Thursday, February 27, 2020

Challenging Paper Pieced Quilt

A month ago at a quilt guild meeting I found a new, up-opened pattern for a complicated paper-pieced quilt block (to be made 16 times for a wall size quilt. The block pattern was 10 inches square and each square had 24 pieces.  I love paper piecing. It's a challenge when it has far fewer than 10 pieces. Most of the month I worked with it. The first block color choices were all wrong. Then I made another four and decided those color choices were all wrong. So I turned to the seemingly unending collection of polka dots (some sort of hanky-panky goes on in the closet at night as the polka dots seem to multiply).
  Anyway I finally chose three colors of dots with sizes from very small to very large and made eight blocks. I did not have the stamina for more. When I put it together and added three borders (black, white and red -I didn't  have enough blue for a fourth border), I decided it has an early 20th century look -- somewhere near Piccasso-ish, not quite art deco. I am undecided whether I like it or not.  I can see other possibilities for the pattern but it was so complex I probably won't come back to it.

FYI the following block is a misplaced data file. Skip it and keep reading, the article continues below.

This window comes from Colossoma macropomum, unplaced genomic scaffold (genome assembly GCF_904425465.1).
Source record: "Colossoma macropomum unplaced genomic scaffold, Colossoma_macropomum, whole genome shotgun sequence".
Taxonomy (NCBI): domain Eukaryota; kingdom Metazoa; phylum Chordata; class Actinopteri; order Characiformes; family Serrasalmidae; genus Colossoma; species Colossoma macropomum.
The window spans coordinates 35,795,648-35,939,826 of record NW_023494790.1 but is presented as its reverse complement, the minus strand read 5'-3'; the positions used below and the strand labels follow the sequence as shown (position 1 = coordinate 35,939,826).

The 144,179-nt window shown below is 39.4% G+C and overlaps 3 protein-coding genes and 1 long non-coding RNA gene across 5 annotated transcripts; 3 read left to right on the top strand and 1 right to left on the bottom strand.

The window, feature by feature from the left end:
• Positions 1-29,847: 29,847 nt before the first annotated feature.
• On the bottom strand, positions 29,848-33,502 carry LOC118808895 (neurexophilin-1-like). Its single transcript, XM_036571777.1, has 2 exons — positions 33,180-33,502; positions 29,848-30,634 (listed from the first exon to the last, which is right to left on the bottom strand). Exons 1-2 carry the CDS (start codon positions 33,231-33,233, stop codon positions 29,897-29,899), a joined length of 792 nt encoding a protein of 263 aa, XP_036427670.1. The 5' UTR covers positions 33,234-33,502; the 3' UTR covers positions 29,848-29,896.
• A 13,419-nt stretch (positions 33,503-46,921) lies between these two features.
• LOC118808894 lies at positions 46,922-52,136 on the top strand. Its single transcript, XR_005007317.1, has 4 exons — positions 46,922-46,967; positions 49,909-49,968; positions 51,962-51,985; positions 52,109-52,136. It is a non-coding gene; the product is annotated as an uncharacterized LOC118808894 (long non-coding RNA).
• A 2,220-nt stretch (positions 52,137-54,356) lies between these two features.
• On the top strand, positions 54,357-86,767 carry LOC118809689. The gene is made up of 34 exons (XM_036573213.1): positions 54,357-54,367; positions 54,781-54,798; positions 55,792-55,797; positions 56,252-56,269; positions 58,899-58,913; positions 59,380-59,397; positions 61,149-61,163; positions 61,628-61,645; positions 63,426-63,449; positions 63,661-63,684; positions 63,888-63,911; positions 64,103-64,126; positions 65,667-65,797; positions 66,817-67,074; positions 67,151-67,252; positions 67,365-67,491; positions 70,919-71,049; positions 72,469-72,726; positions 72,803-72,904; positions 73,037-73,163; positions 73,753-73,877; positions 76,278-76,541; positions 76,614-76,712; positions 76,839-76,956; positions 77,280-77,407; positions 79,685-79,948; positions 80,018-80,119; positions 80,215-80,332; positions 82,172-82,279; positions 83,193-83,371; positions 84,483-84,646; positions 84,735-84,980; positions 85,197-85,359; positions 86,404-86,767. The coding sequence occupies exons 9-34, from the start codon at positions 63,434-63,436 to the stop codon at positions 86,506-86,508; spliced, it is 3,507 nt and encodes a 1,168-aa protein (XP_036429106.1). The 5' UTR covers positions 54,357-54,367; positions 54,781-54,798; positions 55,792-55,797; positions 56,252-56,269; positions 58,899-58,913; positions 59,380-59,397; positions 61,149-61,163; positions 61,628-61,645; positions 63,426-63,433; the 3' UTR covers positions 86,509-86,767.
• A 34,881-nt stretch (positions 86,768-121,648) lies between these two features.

Monday, January 27, 2020

Generations--Stella's 7th birthday

Saturday was Stella's 7th birthday. We four generations met at Beth's coffee/tea shop in the lovely old Cape Cod village of Sandwich. Stella was in full princess array. She got "fluffy"gift as per her preference for girly things (with three brothers to compete with, she's holding down the feminist line).  Very rarely do I see family resemblances in photo but in this one taken by Cory (Stella's mom), I definitely see proportions of face/ eyes-nose -mouth. (click of photo to enlarge). Brunch was only the beginning of a day of parties for Stella. 

Saturday, January 11, 2020

Poem lifting my description of this morning's dawn

I have been trying to add a photo and my Blogspot does not want to talk to my photo file this evening, but maybe a bit later ... I haven't had this problem before.  Anyway went my email poet friend, Arlene Corwin send me a note and wonderful poem this morning, I responded and told her that I was looking out my east-facing window at a wonderful fruit salad of colors as the sun rose.  She has since turned my comments into a fine poem and sent it to me just now.  Here it is:

 The Ultimate Advantage 

Lemon,orange, creamy peach reach
Apricot-ty harmony
As morning thrives and sun arrives